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November 5, 2012

Voter ID Law could mean long lines

State's new law may cause confusion, delays at polls

Town clerks say they’re all set for today’s election, but they wonder if voters are ready.

As New Hampshire voters prepare to choose a president and governor, there’s concern some people will be confused by the state’s new Voter ID Law.

But town clerks said yesterday they weren’t receiving many — if any calls — about the new law, which asks residents to provide an ID when voting. Anyone who does not bring their ID to the polls can still vote after filling out an affidavit.

Receiving few calls doesn’t necessarily mean voters don’t have questions, according to some election officials.

It may mean some voters aren’t familiar with the new law, despite major efforts by state officials, including the Secretary of State’s and Attorney General’s offices, to educate the public.

“I have a feeling there are a lot of people who are unaware of it,” Plaistow Town Clerk Maryellen Pelletier said.

It also means people will wait and ask those questions when getting ready to vote — causing delays at a time when Secretary of State William Gardner predicts a turnout of 70 percent. Long lines are already expected at polling places across the state.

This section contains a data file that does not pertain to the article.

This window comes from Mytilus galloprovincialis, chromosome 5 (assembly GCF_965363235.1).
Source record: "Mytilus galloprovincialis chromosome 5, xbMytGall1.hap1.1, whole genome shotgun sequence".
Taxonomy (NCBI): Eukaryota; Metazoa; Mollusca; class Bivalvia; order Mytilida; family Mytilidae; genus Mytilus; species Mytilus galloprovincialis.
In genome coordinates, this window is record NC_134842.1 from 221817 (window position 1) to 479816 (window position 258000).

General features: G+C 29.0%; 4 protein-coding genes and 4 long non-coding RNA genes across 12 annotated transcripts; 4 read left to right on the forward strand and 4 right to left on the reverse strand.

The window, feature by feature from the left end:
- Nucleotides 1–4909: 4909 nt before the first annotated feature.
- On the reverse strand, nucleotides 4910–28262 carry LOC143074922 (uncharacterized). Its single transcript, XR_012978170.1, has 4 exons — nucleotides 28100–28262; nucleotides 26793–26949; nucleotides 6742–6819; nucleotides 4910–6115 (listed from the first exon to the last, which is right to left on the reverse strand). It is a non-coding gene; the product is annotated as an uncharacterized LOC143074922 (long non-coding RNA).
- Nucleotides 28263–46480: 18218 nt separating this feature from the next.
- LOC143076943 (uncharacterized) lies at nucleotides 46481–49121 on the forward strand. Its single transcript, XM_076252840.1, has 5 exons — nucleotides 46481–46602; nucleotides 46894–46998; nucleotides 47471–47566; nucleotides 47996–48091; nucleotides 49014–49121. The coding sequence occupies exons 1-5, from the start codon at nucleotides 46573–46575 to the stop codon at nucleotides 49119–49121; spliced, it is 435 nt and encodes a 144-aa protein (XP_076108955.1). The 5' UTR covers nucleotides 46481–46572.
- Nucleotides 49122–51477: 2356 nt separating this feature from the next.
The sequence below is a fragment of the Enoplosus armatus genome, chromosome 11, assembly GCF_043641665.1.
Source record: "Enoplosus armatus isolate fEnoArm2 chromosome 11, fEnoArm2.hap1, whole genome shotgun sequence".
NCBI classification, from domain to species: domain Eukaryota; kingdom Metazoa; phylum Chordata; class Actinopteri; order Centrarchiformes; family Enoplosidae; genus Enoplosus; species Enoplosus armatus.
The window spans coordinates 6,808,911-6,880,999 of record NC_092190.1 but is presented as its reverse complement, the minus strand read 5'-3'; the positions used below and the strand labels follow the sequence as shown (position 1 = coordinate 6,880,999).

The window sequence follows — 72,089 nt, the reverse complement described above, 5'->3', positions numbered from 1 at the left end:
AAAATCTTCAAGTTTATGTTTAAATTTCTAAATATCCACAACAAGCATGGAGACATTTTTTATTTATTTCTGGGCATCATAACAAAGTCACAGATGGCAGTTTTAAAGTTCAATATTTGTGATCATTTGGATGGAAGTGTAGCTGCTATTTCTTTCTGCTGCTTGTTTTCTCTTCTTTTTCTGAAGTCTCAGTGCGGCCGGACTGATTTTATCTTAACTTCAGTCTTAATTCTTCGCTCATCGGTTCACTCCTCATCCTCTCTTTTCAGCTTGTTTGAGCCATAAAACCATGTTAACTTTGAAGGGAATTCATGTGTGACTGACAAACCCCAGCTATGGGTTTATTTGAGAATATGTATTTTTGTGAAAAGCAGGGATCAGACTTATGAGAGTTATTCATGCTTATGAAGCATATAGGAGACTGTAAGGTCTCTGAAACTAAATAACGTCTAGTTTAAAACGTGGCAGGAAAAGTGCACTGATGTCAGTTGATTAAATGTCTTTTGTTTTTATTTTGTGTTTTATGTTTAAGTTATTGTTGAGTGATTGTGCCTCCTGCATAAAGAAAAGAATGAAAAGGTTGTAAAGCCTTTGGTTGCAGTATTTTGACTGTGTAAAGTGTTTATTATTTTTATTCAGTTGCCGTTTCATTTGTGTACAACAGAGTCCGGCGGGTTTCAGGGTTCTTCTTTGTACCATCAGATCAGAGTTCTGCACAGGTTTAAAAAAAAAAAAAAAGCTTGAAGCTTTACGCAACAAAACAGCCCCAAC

“We have the perfect storm of causes where there could be a little bit longer lines than usual,” Associate Attorney General Anne Edwards said.

The close presidential and gubernatorial races are expected to bring many voters out, creating long lines. At least 100,000 New Hampshire residents are expected to register to vote at the polls as well, Deputy Secretary of State David Scanlan said. That’s expected to cause further delays

Gardner has predicted about 722,000 Granite Staters will vote today. The previous record was in 2008 — when roughly 719,000 New Hampshire residents voted, Scanlan said.

He said some voters have been confused about the law, but it’s difficult to gauge how many still have questions.

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